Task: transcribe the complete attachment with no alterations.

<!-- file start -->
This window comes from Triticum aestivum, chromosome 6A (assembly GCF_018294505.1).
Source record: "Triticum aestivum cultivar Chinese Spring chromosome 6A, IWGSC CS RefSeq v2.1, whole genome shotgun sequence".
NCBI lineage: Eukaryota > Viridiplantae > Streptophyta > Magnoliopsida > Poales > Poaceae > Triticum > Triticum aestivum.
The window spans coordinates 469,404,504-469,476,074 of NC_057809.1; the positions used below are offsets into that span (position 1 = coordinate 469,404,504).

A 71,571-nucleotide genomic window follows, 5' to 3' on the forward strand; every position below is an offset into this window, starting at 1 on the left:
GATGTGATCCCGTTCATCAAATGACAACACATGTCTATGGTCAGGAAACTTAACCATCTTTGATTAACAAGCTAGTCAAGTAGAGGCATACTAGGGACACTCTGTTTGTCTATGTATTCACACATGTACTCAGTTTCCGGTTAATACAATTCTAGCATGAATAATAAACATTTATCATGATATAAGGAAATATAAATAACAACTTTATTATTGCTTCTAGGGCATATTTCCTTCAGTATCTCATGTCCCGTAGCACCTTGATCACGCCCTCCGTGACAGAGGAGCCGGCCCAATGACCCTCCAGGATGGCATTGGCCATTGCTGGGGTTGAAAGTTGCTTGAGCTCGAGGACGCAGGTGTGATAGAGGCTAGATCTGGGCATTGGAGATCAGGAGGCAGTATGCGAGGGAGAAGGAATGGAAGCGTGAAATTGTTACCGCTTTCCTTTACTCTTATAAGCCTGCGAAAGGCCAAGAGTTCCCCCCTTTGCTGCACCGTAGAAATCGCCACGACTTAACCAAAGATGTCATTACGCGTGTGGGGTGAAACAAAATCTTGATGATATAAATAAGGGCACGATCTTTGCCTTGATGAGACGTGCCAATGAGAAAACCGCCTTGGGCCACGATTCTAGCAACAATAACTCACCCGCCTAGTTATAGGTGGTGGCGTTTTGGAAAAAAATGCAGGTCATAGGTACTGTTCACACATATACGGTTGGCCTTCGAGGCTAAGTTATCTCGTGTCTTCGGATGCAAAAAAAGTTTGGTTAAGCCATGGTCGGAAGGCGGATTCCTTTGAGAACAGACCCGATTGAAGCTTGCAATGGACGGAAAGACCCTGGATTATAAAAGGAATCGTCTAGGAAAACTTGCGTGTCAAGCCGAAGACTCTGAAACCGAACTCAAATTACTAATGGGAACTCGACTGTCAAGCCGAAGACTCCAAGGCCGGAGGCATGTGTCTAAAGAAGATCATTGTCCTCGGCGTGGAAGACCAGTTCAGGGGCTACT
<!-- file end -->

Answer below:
This window comes from Triticum aestivum, chromosome 6A (assembly GCF_018294505.1).
Source record: "Triticum aestivum cultivar Chinese Spring chromosome 6A, IWGSC CS RefSeq v2.1, whole genome shotgun sequence".
NCBI lineage: Eukaryota > Viridiplantae > Streptophyta > Magnoliopsida > Poales > Poaceae > Triticum > Triticum aestivum.
The window spans coordinates 469,404,504-469,476,074 of NC_057809.1; the positions used below are offsets into that span (position 1 = coordinate 469,404,504).

A 71,571-nucleotide genomic window follows, 5' to 3' on the forward strand; every position below is an offset into this window, starting at 1 on the left:
GATGTGATCCCGTTCATCAAATGACAACACATGTCTATGGTCAGGAAACTTAACCATCTTTGATTAACAAGCTAGTCAAGTAGAGGCATACTAGGGACACTCTGTTTGTCTATGTATTCACACATGTACTCAGTTTCCGGTTAATACAATTCTAGCATGAATAATAAACATTTATCATGATATAAGGAAATATAAATAACAACTTTATTATTGCTTCTAGGGCATATTTCCTTCAGTATCTCATGTCCCGTAGCACCTTGATCACGCCCTCCGTGACAGAGGAGCCGGCCCAATGACCCTCCAGGATGGCATTGGCCATTGCTGGGGTTGAAAGTTGCTTGAGCTCGAGGACGCAGGTGTGATAGAGGCTAGATCTGGGCATTGGAGATCAGGAGGCAGTATGCGAGGGAGAAGGAATGGAAGCGTGAAATTGTTACCGCTTTCCTTTACTCTTATAAGCCTGCGAAAGGCCAAGAGTTCCCCCCTTTGCTGCACCGTAGAAATCGCCACGACTTAACCAAAGATGTCATTACGCGTGTGGGGTGAAACAAAATCTTGATGATATAAATAAGGGCACGATCTTTGCCTTGATGAGACGTGCCAATGAGAAAACCGCCTTGGGCCACGATTCTAGCAACAATAACTCACCCGCCTAGTTATAGGTGGTGGCGTTTTGGAAAAAAATGCAGGTCATAGGTACTGTTCACACATATACGGTTGGCCTTCGAGGCTAAGTTATCTCGTGTCTTCGGATGCAAAAAAAGTTTGGTTAAGCCATGGTCGGAAGGCGGATTCCTTTGAGAACAGACCCGATTGAAGCTTGCAATGGACGGAAAGACCCTGGATTATAAAAGGAATCGTCTAGGAAAACTTGCGTGTCAAGCCGAAGACTCTGAAACCGAACTCAAATTACTAATGGGAACTCGACTGTCAAGCCGAAGACTCCAAGGCCGGAGGCATGTGTCTAAAGAAGATCATTGTCCTCGGCGTGGAAGACCAGTTCAGGGGCTACT